As it is known, during the destruction of the right labyrinth there appears a paralytic nystagmus to the left, i.e. towards the healthy labyrinth. In this case, in the early phase of paralysis during rotations to the right and left we receive only a nystagmus reaction to the left. As soon as the right labyrinth is damaged, the process of habituation begins which will be explained in detail further in the lecture. The constant resting impulsation coming from the left labyrinth causes constant stimulation of the right cerebellar hemisphere and causes the paralytic nystagmus to the left. The body defends itself against a superfluous loss of energy for creating the paralytic nystagmus and therefore from the beginning of the injury the process of habituation is triggered. The constant stimulation of the right cerebellar hemisphere through restting  stimuli coming from the left labyrinth causes the right cerebellar hemisphere to become inhibited, that is in the right cerebellar hemisphere an increased number of negative signs begins to appear and in the left hemisphere simultaneously - an increased number of positive signs. It creates a new situation when the right cerebellar hemisphere is inhibited and the left one is stimulated. The resting stimulations from the left labyrinth go to the inhibited right cerebellar hemisphere and cause an increasingly weaker reaction, spontaneous nystagmus to the left gradually disappears, a spontaneous nystagmus towards the damaged labyrinth often begins to appear, which means that the directional predominance to the right is developed. In rotation tests, in a suitable period, we can obtain symmetrical nystagmus reactions in rotations to the right and left. If the process of habituation is very strongly developed, then in post-rotation  tests we can obtain only nystagmus reactions directed toward the damaged labyrinth, in a situation when the endolymph movement in the healthy labyrinth occurs ampulofugally. When the endolymph movement in the healthy labyrinth occurs ampulopetally we may receive no post-rotary reaction. As introduced in fig. 10b, during rotation to the right with a specified angular acceleration, there appears nystagmus to the right and a deviation of upper limbs to the left. During rotations to the right, in the semi-circular horizontal canal there is an endolymph flow in the ampulopetal direction and kinocillium is bent towards the utricle. Since the right labyrinth was completely damaged, then no bioelectric impulse will be transmitted to the nuclear complex on the right and then to the left cerebellar hemisphere. Because, as I presented it before, the left cerebellar hemisphere is in the state stimulation in connection with the phenomenon of habituation, then the bioelectric stimuli from this hemisphere are transmitted to the vestibular nuclei complex on the right, maintaining them in the state of stimulation. Next, as I presented in fig. 9a, reflexes vestibulo-cerebello-ophthalmic and vestibulo-cerebellospinal will be started via the ascending and the descending tract. It will result in nystagmus to the right and the adduction of the right upper limb. These are spontaneous reflexes connected with the phenomenon of habituation and not a result of the reflex caused by the induced rotary stimulus.  On the left there will appear an endolymph flow towards the canal and an inclination of the kinocillium also towards the left semi-circular horizontal canal. There appears a bioelectric negative impulse, which is then transmitted to the vestibular nuclei complex on the left and then to the right cerebellar hemisphere causing its inhibition. Because the right cerebellar hemisphere is in the inhibition position, contains symbolically a lot of negative signs, then the stimulus from the left labyrinth is largely strengthened. After that the strengthened bioelectric stimuli from the right cerebellar hemisphere flow to the vestibular nuclei complex on the left. From the complex they are transmitted via the ascending tract by the medial longitudinal bundle to the motor nuclei of the cranial nerves III, IV and VI supporting the external muscles of the eyeballs. Nystagmus to the right is caused. Simultaneously from the left vestibular nuclei complex, the bioelectric potential is transmitted to the spinal cord by means of the lateral and medial vestibulospinal tract. The left upper limb is abductions to the outside. In this manner there appear vestibulo-cerebello-ophthalmic reflexes and vestibulo-cerebellospinal reflexes at an ill person with the destruction of the right labyrinth within a period of the performed habituation. Therefore the spontaneous reaction which arose as a result of habituation from the right nuclear complex and the reaction induced by a rotary stimulus from the left nuclear complex will be compatible. The vectors of these powers act in the same direction. Because the energy of the right labyrinth was completely damaged, the post-rotary reactions after rotation to the right and left will be by half smaller than in a healthy person. As indicated, the quantity of inclinations of eyeballs and the duration of the reaction in post-rotation  tests is by half smaller. At the complete destruction of the right labyrinth and rotations to the left with a specified angular acceleration we will have a different situation - fig. 10c..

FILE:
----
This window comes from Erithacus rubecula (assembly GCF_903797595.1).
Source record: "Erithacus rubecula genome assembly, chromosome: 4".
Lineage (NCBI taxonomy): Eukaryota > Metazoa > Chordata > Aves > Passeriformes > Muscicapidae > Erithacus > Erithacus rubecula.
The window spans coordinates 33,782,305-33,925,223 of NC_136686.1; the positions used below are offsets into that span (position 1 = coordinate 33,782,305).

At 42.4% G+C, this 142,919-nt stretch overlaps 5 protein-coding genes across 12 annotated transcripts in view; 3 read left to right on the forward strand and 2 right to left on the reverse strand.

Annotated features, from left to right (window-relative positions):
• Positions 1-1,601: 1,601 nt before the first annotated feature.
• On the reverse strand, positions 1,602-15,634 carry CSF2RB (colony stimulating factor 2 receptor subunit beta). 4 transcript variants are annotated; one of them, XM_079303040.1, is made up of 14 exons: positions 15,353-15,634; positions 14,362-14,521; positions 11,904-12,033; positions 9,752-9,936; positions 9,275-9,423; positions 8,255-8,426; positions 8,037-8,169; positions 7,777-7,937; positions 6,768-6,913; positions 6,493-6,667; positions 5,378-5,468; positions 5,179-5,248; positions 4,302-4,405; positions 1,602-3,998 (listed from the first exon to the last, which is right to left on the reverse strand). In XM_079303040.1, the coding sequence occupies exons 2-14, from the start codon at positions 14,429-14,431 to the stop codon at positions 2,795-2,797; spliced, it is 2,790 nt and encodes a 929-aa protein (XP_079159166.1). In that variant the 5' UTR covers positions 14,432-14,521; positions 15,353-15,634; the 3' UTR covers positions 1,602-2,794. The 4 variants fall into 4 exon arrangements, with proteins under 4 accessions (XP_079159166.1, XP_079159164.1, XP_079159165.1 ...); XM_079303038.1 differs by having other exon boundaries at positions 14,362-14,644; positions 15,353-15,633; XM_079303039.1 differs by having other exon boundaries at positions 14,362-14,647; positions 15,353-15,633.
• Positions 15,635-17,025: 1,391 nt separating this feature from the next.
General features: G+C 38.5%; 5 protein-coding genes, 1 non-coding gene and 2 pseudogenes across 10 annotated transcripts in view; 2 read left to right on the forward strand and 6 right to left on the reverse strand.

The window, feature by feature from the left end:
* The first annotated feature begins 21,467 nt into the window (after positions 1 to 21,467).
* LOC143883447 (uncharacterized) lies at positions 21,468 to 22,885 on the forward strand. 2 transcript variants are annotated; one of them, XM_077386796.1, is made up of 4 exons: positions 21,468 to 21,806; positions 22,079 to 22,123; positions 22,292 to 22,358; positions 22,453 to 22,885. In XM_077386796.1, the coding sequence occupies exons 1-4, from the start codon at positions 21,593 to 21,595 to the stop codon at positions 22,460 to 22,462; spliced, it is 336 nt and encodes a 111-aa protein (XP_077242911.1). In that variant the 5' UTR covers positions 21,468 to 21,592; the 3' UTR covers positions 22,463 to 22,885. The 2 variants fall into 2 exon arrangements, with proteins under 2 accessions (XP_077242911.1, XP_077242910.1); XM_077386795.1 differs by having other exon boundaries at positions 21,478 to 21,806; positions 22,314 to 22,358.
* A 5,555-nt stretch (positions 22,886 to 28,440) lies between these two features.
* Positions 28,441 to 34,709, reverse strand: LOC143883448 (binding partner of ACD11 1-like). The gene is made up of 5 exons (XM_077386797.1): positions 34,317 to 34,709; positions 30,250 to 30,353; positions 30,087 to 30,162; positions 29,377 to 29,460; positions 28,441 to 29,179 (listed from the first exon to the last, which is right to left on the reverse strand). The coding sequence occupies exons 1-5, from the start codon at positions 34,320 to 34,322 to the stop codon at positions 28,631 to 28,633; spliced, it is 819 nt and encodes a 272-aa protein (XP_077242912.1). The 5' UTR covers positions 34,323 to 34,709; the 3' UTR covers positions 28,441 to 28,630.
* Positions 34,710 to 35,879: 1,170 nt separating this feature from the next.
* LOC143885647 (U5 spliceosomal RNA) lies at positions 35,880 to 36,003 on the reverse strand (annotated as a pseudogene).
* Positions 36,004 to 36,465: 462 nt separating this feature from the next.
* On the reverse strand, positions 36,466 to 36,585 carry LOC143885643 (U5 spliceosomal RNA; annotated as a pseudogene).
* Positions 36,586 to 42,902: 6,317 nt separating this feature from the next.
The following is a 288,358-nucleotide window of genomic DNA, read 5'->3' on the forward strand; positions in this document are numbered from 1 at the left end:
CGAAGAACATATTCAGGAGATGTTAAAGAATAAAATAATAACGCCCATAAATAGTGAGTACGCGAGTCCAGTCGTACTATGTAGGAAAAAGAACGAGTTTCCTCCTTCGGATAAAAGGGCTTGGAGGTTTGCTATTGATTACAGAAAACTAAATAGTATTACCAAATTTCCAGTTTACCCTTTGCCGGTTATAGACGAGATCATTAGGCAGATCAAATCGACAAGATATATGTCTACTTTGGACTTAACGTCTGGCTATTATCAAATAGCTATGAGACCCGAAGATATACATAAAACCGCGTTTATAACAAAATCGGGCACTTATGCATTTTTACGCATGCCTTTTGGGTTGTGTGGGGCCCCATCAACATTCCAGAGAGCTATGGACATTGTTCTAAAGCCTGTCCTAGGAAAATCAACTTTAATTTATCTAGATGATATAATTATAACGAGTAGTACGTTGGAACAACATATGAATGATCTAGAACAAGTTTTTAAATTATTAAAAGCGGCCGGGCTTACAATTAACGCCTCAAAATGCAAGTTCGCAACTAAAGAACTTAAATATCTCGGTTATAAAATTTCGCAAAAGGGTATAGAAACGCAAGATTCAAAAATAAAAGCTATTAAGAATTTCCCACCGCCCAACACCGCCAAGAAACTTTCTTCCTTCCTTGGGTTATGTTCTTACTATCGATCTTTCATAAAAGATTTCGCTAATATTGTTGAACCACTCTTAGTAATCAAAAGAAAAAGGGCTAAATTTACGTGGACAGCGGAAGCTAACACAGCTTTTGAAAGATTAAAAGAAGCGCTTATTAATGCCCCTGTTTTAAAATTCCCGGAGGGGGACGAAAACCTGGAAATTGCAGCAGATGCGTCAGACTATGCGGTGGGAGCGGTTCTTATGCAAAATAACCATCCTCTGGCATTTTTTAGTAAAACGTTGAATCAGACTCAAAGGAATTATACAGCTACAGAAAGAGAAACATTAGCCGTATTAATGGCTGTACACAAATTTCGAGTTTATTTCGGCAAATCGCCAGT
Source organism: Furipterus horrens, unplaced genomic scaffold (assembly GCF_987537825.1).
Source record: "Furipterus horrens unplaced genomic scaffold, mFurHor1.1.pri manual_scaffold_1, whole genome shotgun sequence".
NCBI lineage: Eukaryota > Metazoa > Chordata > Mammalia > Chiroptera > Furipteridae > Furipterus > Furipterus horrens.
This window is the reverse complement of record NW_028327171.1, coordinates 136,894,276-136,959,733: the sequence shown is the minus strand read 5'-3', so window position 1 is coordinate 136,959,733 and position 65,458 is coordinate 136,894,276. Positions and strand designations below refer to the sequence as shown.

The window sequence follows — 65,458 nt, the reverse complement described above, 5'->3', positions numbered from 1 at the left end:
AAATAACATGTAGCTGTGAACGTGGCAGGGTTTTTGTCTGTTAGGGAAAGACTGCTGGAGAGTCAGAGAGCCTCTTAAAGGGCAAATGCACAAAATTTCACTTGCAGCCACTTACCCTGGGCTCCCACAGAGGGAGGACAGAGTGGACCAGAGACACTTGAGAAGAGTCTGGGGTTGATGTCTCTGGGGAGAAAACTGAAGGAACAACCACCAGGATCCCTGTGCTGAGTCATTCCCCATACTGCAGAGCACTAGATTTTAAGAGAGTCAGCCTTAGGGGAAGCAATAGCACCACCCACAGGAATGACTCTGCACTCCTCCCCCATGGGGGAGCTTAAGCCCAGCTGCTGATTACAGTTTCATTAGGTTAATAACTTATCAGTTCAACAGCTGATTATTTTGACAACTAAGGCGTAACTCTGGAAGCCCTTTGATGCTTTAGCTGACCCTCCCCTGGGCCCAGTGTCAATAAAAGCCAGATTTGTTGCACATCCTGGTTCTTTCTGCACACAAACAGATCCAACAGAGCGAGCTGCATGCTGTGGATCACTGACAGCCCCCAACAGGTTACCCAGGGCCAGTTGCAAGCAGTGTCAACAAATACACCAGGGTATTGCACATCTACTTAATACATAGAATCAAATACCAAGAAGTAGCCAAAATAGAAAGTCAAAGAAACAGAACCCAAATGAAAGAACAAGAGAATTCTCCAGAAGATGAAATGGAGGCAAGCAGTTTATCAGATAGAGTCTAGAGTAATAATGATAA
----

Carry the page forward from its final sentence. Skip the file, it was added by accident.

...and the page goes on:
Rycina 10c